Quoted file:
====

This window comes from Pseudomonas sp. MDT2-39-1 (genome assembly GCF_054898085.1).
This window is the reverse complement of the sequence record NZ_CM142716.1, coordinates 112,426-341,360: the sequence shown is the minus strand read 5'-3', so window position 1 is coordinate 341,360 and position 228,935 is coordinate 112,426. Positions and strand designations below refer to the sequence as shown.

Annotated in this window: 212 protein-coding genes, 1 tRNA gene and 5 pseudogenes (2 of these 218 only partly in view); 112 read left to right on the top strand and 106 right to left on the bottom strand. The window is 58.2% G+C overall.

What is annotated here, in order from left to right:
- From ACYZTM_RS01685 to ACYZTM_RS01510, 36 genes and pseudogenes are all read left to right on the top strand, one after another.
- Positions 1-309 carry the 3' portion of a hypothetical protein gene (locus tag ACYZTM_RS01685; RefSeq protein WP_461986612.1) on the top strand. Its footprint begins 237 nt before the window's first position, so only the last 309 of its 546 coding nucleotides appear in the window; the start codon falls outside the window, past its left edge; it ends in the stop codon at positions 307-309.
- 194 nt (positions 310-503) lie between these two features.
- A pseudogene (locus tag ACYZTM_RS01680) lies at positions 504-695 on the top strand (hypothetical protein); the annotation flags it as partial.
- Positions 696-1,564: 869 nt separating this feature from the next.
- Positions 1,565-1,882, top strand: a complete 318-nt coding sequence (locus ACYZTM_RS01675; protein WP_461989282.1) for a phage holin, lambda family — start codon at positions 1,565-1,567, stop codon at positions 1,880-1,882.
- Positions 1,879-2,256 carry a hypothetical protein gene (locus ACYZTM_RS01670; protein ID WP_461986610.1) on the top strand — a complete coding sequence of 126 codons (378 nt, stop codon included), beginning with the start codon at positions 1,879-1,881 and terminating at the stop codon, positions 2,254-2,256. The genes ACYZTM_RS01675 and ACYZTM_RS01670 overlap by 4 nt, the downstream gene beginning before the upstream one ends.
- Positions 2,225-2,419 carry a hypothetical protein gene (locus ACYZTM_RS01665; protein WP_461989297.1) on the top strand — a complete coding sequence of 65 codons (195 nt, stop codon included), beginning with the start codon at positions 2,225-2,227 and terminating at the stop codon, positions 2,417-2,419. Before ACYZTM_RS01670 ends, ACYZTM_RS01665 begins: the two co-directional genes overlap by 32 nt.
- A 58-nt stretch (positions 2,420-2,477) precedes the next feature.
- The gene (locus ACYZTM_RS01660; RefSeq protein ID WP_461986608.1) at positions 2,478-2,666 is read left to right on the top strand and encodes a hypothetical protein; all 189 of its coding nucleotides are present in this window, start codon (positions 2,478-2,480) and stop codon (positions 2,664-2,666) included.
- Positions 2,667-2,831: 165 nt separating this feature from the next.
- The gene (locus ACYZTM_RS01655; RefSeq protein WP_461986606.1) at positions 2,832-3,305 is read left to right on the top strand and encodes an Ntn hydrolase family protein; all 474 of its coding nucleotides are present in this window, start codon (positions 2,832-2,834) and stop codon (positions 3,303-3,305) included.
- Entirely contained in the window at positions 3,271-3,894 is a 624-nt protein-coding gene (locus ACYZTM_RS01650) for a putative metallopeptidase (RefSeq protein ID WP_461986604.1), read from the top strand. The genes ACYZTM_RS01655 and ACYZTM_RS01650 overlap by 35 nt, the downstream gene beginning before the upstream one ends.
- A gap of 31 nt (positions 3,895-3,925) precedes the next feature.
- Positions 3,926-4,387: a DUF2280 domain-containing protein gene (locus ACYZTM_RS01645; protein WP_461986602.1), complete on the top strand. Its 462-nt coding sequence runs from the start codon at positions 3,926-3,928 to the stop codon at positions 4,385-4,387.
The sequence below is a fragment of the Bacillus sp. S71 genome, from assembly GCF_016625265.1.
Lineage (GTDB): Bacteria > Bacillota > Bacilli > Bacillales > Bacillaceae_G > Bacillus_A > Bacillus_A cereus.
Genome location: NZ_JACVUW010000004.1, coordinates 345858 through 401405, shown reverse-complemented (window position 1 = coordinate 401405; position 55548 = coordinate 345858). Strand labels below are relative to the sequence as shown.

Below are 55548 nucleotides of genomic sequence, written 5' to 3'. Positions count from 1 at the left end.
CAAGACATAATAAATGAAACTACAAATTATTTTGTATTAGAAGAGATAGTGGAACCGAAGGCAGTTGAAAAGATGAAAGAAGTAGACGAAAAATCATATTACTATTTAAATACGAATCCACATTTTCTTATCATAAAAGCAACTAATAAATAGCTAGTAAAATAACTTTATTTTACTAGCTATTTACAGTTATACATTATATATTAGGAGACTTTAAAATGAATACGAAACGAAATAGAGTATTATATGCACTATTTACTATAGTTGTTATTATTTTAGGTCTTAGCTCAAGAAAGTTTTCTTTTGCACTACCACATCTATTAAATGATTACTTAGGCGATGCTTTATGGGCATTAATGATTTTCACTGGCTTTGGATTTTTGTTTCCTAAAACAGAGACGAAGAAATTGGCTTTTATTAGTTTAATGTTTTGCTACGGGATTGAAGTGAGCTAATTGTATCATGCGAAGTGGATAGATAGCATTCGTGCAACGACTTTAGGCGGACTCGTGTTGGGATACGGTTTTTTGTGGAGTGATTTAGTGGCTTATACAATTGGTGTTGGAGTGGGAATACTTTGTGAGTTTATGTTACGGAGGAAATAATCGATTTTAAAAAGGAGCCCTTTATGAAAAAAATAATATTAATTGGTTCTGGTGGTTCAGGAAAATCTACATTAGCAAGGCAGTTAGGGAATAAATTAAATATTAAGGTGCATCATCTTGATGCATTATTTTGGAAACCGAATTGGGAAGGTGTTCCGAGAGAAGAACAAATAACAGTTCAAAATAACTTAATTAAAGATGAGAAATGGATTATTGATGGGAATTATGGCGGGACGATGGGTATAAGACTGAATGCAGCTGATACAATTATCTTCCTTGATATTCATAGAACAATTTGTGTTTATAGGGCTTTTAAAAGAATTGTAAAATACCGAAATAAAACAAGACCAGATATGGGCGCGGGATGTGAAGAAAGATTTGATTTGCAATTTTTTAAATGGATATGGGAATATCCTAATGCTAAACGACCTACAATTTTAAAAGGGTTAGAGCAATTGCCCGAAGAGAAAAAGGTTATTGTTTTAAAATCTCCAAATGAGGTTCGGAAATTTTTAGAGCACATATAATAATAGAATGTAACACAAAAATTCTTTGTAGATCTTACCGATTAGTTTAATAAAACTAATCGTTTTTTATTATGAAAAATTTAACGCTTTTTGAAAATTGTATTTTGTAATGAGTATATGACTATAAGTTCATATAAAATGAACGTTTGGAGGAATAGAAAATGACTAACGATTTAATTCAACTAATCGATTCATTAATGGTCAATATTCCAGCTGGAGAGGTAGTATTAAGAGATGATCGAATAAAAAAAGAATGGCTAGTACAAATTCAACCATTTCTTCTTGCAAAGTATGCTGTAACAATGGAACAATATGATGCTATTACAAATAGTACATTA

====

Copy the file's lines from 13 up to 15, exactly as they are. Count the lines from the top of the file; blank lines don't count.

- A 58-nt stretch (positions 2,420-2,477) precedes the next feature.
- The gene (locus ACYZTM_RS01660; RefSeq protein ID WP_461986608.1) at positions 2,478-2,666 is read left to right on the top strand and encodes a hypothetical protein; all 189 of its coding nucleotides are present in this window, start codon (positions 2,478-2,480) and stop codon (positions 2,664-2,666) included.
- Positions 2,667-2,831: 165 nt separating this feature from the next.